Philadelphia Graffiti Pier: A Love Letter to the City’s Underground Arts

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If you can’t find the entrance to Philadelphia’s Graffiti Pier at first glance, that’s on purpose. The abandoned Conrail pier, originally used as a coal loading dock until the late 70’s, hides behind jersey barriers and a fence that opens only during daylight hours.

Beyond the semi-hidden entrance stands crumbling concrete walls, marked by spray-painted political statements, messages of hope, and even memorials to those who have passed.

The support columns at the Philadelphia Graffiti Pier on the Delaware River.

A History of Philadelphia Graffiti

While many assume that the modern art of graffiti hails from the streets of New York or London, street art actually began right here in Philadelphia with Darryl McCray, known by his tag, “Cornbread.” In 1967, Cornbread popularized the idea of “getting up,” or gaining notoriety, through the language of graffiti.

Spray painted mural of a portrait of a man in the 1800s, Edgar Allan Poe
Tribute to local boy Edgar Allan Poe

You can find graffiti in almost any city, but Philly distinguishes itself by not only being the first, but also by maintaining a unique style that remains extremely difficult to duplicate and even harder to read if you are not accustomed to the style of writing.

This style is referred to as “wickeds.” To the untrained eye, a wicked looks like scribbles on a wall. And once you find out more about the exclusive nature of the Philadelphia graffiti world, you come to realize that this is intentional. Put simply, if you know, you know and if you don’t, you better learn.

Graffiti on concrete columns

Wickeds, however, make up a small portion of Graffiti Pier’s walls. The constantly updated urban gallery consists mostly of throws, the most common graffiti style that looks like thickly outlined bubble letters, and pieces, a graffiti style that depends more heavily on images than lettering or hand styles.

Pieces can be a lot easier for the novice graffiti viewer to digest, but the skill and artistry of wickeds and throws should not be overlooked.

A woman tagging a wall with spray paint
Woman tagging near wickeds and throws

With such a rich history, the future of the Delaware River waterfront property has many locals nervous but hopeful. The DRWC, the group behind successful revamps like Spruce Street Harbor Park and Cherry Street Pier, have already spent about a year surveying Port Richmond and Fishtown residents on their ideas for the property.

Recent Changes on the Pier

While the site has been a free-for-all for street artists since the early 90’s, the Philadelphia Police Department began cracking down on trespassers in the spring of 2018 following rising reports of supposed crime at this location.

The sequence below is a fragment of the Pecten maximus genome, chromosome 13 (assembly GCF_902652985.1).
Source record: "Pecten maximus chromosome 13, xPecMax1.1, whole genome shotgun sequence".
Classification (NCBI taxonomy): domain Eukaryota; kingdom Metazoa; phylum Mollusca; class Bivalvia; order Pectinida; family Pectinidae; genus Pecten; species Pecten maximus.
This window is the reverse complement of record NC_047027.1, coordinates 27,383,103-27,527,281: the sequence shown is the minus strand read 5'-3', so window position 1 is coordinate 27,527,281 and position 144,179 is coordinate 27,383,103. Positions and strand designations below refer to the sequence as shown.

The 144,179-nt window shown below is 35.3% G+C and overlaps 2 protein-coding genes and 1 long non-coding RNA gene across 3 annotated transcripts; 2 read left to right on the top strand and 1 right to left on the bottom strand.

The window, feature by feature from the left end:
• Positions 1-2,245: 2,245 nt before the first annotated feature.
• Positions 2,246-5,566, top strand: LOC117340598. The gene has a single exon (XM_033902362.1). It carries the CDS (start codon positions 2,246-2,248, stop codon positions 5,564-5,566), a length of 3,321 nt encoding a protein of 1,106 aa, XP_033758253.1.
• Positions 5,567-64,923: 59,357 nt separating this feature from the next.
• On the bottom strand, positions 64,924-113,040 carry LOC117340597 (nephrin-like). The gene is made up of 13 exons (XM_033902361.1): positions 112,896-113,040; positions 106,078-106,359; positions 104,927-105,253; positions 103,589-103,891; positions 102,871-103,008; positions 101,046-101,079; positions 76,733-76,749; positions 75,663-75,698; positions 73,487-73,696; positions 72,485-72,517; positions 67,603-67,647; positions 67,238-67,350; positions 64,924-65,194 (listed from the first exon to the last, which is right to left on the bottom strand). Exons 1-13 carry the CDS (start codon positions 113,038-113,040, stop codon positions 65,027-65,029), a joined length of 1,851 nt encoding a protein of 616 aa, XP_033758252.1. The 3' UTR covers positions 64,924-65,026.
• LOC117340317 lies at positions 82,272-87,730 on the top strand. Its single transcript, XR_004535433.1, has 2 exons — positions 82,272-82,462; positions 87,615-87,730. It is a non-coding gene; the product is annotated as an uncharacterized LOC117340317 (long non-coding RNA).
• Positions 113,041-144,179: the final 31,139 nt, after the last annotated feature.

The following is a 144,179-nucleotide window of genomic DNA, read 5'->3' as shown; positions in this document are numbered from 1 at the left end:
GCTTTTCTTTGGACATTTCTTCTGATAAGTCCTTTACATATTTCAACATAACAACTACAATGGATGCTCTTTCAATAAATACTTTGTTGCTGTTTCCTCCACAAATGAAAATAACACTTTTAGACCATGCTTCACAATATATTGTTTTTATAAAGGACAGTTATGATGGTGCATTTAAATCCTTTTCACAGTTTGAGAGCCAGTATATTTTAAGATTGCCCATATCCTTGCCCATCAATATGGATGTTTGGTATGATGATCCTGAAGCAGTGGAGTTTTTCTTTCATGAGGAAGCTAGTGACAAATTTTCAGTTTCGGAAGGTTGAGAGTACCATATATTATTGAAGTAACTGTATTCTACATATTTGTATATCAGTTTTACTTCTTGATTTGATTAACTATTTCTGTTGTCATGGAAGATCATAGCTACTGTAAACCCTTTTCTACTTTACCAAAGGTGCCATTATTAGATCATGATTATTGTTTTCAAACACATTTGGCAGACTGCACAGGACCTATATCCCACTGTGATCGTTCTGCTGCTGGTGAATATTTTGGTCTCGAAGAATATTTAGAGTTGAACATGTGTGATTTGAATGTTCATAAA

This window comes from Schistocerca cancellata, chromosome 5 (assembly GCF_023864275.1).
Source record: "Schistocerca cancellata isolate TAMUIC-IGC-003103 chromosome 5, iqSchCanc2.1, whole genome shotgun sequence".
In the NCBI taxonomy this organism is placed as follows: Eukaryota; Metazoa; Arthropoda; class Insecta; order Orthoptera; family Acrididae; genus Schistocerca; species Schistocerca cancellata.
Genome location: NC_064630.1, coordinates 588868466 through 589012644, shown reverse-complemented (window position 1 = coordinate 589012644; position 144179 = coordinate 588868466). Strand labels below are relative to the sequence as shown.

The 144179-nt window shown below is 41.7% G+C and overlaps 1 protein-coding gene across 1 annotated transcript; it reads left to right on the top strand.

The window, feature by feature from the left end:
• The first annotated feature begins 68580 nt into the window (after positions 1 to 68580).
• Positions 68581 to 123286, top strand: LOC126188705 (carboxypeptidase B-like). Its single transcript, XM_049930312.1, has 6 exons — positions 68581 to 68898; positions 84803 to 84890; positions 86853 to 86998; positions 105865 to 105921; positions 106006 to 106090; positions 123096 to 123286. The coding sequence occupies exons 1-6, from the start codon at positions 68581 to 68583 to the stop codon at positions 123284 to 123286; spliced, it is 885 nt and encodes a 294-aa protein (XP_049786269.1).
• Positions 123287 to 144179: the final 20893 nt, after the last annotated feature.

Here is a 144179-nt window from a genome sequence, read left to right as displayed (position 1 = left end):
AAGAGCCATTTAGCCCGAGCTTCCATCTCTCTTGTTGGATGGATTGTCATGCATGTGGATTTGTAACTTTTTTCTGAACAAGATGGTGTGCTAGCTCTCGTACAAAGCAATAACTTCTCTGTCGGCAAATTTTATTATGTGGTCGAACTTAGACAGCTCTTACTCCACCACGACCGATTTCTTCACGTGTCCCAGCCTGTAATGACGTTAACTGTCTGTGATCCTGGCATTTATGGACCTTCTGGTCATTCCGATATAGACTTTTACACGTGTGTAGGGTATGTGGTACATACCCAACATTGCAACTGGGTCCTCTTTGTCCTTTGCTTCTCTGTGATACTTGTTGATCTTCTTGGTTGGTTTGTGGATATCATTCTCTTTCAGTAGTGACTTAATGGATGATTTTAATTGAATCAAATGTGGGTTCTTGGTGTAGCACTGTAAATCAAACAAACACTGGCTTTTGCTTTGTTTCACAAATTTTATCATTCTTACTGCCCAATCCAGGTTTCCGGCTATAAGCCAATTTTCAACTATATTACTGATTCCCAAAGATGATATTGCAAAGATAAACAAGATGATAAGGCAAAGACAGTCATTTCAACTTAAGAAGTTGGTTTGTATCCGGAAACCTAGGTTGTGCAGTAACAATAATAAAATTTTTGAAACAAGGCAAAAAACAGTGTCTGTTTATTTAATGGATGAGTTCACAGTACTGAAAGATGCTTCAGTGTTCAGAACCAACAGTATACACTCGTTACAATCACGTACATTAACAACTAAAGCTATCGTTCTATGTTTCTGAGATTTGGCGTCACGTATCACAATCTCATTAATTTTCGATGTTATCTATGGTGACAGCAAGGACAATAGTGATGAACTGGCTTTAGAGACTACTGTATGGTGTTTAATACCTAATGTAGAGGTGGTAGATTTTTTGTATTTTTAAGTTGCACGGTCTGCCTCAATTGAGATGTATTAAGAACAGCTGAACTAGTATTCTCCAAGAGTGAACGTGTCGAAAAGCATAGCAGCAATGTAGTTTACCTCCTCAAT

View of the Philadelphia skyline and the Delaware River
View of downtown from the pier

This news came not to deter tourists and Philly residents alike from reading the story that layers of neon spray paint have created over the years, but rather to collaborate with the DRWC (Delaware River Waterfront Corporation) to provide a safer environment for visitors that simultaneously respects the historical nature of the space. Currently, the pier is allowing visitors again but only during daylight hours.

What we know so far about the future of the pier’s renovation project is that Studio Zewde, a Black-owned design firm, is in charge and they are aiming to change as little as possible about the local landmark. They strive to provide more safety measures, allow greater waterfront access for visitors, and add essential elements such as seating, restrooms, and trash cans.

Spray painted tags on support columns at the pier
Tags on the support columns

Beyond that, it is not 100% certain what changes will go into effect over the next few years, but the people have a say in the matter. The park was slated for completion in 2024, but the DRWC won’t say if the project is still on track. To make your thoughts heard, you can visit the project’s website.

However, in a sign of good news, DRWC received a $2 million federal grant in January 2023 to begin the first phase of construction. The goal is to connect Graffiti Park to the broader Circuit Trails initiative, an 800-mile connected network of trails across the Philadelphia region (including Montgomery and Bucks County) as well as South Jersey.

Whatever final form the new park takes, it will have commanding views of the Delaware River, the Philly skyline, and will be one of the best outdoor places in Philly. In a city that is filled with parks, arboretums and gardens, graffiti pier will be unique and a highlight of street art in Philadelphia.

Visiting Graffiti Pier

Octopus mural

Ready to plan your visit? You can find this urban art gallery at the intersection of E. Cumberland Street and Beach Street.  There is ample parking along the two streets. Word to the wise, stick to the trails or stock up on calamine lotion—there’s poison ivy throughout the site.

2 thoughts on “Philadelphia Graffiti Pier: A Love Letter to the City’s Underground Arts”

  1. This is a nice write up! I moved to Philly in ’96 (for college) and may have heard about Graffiti Pier but not much. It came up in a conversation today, so I looked for more info about it and *poof* here’s this delightful description of its history, a crash course on graffiti, and some scope on the future of this landmark. Thank you!

  2. Thank you for spotlighting the rich history of graffiti (urban street art) and its roots in the City of Brotherly Love.
    With so much gentrification ruining Philly’s originality, hopefully organizations will find a way to sustain this property so that it can be a cultural hub for many more generations of artists and tourists!

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